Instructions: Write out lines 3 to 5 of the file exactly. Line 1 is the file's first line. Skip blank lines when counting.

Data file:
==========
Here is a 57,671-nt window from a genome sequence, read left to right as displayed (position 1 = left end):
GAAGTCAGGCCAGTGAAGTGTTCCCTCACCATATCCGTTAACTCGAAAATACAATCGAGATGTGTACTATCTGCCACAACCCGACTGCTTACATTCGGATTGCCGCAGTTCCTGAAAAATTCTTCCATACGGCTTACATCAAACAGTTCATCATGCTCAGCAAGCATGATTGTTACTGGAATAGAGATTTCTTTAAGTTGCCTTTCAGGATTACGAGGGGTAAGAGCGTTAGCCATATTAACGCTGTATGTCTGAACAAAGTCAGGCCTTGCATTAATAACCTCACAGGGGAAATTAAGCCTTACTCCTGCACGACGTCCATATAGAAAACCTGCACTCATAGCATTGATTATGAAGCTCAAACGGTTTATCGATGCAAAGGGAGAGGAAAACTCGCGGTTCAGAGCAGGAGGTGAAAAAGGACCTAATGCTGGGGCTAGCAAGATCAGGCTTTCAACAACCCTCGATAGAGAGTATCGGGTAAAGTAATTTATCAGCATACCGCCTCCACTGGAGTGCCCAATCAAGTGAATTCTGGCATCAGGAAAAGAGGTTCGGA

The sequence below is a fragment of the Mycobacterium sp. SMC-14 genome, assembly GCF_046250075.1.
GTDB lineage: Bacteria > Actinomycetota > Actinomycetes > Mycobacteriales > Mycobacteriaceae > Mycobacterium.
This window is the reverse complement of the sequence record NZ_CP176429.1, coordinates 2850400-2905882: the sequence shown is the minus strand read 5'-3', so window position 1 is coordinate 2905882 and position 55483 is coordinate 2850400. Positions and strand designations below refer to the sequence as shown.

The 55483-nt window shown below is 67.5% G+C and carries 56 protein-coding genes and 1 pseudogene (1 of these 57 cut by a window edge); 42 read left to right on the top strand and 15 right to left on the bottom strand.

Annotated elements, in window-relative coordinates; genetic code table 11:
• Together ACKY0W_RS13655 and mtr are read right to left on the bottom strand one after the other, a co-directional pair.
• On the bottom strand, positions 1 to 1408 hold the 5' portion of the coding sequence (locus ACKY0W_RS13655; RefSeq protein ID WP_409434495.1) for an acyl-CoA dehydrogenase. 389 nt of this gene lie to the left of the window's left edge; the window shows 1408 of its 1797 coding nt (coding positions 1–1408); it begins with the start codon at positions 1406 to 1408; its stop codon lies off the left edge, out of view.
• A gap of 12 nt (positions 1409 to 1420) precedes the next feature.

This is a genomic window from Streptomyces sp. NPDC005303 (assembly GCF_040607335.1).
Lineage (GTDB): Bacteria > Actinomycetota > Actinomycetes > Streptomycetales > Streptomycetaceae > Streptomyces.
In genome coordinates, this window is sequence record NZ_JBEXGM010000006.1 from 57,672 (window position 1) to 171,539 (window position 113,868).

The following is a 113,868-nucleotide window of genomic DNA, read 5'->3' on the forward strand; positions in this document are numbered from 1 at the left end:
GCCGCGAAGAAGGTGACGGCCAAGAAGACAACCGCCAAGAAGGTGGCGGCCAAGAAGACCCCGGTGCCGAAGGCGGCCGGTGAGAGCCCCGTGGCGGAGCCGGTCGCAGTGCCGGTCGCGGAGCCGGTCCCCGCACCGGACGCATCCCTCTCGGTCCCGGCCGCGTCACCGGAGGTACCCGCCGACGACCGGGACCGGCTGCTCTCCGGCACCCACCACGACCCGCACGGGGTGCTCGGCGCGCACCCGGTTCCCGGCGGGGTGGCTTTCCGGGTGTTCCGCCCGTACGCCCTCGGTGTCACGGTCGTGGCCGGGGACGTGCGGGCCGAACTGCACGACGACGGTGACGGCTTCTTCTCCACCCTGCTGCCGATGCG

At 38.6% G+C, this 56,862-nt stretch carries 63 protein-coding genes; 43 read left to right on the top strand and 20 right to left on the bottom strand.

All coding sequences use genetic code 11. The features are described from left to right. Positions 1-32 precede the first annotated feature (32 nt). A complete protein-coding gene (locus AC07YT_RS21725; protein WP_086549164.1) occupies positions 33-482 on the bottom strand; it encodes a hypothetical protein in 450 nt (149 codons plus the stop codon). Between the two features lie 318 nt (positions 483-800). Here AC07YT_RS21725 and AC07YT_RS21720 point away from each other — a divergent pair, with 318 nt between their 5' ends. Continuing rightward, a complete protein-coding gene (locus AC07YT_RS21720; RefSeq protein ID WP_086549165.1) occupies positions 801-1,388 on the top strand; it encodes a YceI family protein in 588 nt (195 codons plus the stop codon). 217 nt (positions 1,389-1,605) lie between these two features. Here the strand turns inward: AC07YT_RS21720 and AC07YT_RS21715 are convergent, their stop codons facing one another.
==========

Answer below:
The sequence below is a fragment of the Mycobacterium sp. SMC-14 genome, assembly GCF_046250075.1.
GTDB lineage: Bacteria > Actinomycetota > Actinomycetes > Mycobacteriales > Mycobacteriaceae > Mycobacterium.
This window is the reverse complement of the sequence record NZ_CP176429.1, coordinates 2850400-2905882: the sequence shown is the minus strand read 5'-3', so window position 1 is coordinate 2905882 and position 55483 is coordinate 2850400. Positions and strand designations below refer to the sequence as shown.